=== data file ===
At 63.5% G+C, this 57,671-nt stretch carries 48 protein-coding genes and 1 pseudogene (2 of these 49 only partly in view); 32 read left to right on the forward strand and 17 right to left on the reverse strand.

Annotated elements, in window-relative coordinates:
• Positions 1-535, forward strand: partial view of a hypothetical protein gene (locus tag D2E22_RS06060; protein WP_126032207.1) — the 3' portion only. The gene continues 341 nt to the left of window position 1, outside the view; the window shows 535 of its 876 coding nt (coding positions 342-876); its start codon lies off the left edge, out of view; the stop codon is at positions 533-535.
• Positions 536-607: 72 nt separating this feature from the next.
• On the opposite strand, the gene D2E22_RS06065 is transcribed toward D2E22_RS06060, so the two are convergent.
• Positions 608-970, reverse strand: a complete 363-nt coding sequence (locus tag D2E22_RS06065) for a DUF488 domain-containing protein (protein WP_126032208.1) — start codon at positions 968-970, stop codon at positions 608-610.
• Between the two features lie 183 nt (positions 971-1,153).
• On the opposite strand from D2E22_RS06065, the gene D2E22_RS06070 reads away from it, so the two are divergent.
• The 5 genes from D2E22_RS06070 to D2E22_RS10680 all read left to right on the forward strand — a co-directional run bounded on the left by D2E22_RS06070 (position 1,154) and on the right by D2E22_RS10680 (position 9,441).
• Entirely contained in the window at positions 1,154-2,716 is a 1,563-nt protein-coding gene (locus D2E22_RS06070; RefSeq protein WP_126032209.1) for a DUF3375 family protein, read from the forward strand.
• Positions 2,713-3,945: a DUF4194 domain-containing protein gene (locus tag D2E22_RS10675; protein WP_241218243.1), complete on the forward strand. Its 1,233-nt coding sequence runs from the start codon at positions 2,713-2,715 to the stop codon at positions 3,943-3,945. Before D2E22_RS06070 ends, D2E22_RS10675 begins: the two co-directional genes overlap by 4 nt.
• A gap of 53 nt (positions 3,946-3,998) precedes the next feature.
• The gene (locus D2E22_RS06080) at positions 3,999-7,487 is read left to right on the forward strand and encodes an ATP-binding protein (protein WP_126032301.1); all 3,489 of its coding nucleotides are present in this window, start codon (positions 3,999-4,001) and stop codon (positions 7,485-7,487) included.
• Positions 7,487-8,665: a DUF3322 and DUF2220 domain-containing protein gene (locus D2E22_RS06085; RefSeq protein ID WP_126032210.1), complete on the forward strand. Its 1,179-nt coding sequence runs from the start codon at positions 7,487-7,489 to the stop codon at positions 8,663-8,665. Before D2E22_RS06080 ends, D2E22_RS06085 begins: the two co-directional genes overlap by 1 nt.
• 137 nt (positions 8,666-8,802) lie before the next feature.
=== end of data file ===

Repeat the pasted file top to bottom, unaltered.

At 63.5% G+C, this 57,671-nt stretch carries 48 protein-coding genes and 1 pseudogene (2 of these 49 only partly in view); 32 read left to right on the forward strand and 17 right to left on the reverse strand.

Annotated elements, in window-relative coordinates:
• Positions 1-535, forward strand: partial view of a hypothetical protein gene (locus tag D2E22_RS06060; protein WP_126032207.1) — the 3' portion only. The gene continues 341 nt to the left of window position 1, outside the view; the window shows 535 of its 876 coding nt (coding positions 342-876); its start codon lies off the left edge, out of view; the stop codon is at positions 533-535.
• Positions 536-607: 72 nt separating this feature from the next.
• On the opposite strand, the gene D2E22_RS06065 is transcribed toward D2E22_RS06060, so the two are convergent.
• Positions 608-970, reverse strand: a complete 363-nt coding sequence (locus tag D2E22_RS06065) for a DUF488 domain-containing protein (protein WP_126032208.1) — start codon at positions 968-970, stop codon at positions 608-610.
• Between the two features lie 183 nt (positions 971-1,153).
• On the opposite strand from D2E22_RS06065, the gene D2E22_RS06070 reads away from it, so the two are divergent.
• The 5 genes from D2E22_RS06070 to D2E22_RS10680 all read left to right on the forward strand — a co-directional run bounded on the left by D2E22_RS06070 (position 1,154) and on the right by D2E22_RS10680 (position 9,441).
• Entirely contained in the window at positions 1,154-2,716 is a 1,563-nt protein-coding gene (locus D2E22_RS06070; RefSeq protein WP_126032209.1) for a DUF3375 family protein, read from the forward strand.
• Positions 2,713-3,945: a DUF4194 domain-containing protein gene (locus tag D2E22_RS10675; protein WP_241218243.1), complete on the forward strand. Its 1,233-nt coding sequence runs from the start codon at positions 2,713-2,715 to the stop codon at positions 3,943-3,945. Before D2E22_RS06070 ends, D2E22_RS10675 begins: the two co-directional genes overlap by 4 nt.
• A gap of 53 nt (positions 3,946-3,998) precedes the next feature.
• The gene (locus D2E22_RS06080) at positions 3,999-7,487 is read left to right on the forward strand and encodes an ATP-binding protein (protein WP_126032301.1); all 3,489 of its coding nucleotides are present in this window, start codon (positions 3,999-4,001) and stop codon (positions 7,485-7,487) included.
• Positions 7,487-8,665: a DUF3322 and DUF2220 domain-containing protein gene (locus D2E22_RS06085; RefSeq protein ID WP_126032210.1), complete on the forward strand. Its 1,179-nt coding sequence runs from the start codon at positions 7,487-7,489 to the stop codon at positions 8,663-8,665. Before D2E22_RS06080 ends, D2E22_RS06085 begins: the two co-directional genes overlap by 1 nt.
• 137 nt (positions 8,666-8,802) lie before the next feature.